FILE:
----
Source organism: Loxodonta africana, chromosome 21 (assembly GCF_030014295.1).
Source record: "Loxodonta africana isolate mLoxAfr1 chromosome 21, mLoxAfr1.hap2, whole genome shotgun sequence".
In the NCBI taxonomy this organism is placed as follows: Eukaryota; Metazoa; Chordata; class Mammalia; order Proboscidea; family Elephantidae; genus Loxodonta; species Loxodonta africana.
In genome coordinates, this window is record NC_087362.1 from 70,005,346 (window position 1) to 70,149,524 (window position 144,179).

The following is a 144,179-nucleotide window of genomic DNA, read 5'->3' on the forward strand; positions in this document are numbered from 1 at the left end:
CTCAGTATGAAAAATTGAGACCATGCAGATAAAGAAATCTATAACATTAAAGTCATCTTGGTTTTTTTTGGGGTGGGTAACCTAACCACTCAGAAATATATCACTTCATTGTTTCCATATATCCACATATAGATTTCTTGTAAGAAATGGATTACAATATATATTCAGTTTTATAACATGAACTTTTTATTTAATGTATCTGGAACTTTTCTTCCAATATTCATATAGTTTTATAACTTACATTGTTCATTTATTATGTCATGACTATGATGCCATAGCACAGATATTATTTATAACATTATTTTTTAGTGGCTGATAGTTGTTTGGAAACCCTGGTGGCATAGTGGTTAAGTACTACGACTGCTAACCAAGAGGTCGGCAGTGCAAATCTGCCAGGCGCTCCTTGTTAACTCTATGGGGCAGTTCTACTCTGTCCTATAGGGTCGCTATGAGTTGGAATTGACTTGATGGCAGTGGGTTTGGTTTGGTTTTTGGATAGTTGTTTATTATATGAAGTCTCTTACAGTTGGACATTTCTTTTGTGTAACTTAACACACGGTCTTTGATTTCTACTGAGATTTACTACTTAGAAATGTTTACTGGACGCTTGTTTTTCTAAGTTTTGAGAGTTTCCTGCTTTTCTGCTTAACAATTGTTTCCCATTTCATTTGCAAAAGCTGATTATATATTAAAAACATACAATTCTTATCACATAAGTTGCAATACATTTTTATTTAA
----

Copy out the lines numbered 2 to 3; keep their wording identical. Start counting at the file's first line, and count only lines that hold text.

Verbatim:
Source record: "Loxodonta africana isolate mLoxAfr1 chromosome 21, mLoxAfr1.hap2, whole genome shotgun sequence".
In the NCBI taxonomy this organism is placed as follows: Eukaryota; Metazoa; Chordata; class Mammalia; order Proboscidea; family Elephantidae; genus Loxodonta; species Loxodonta africana.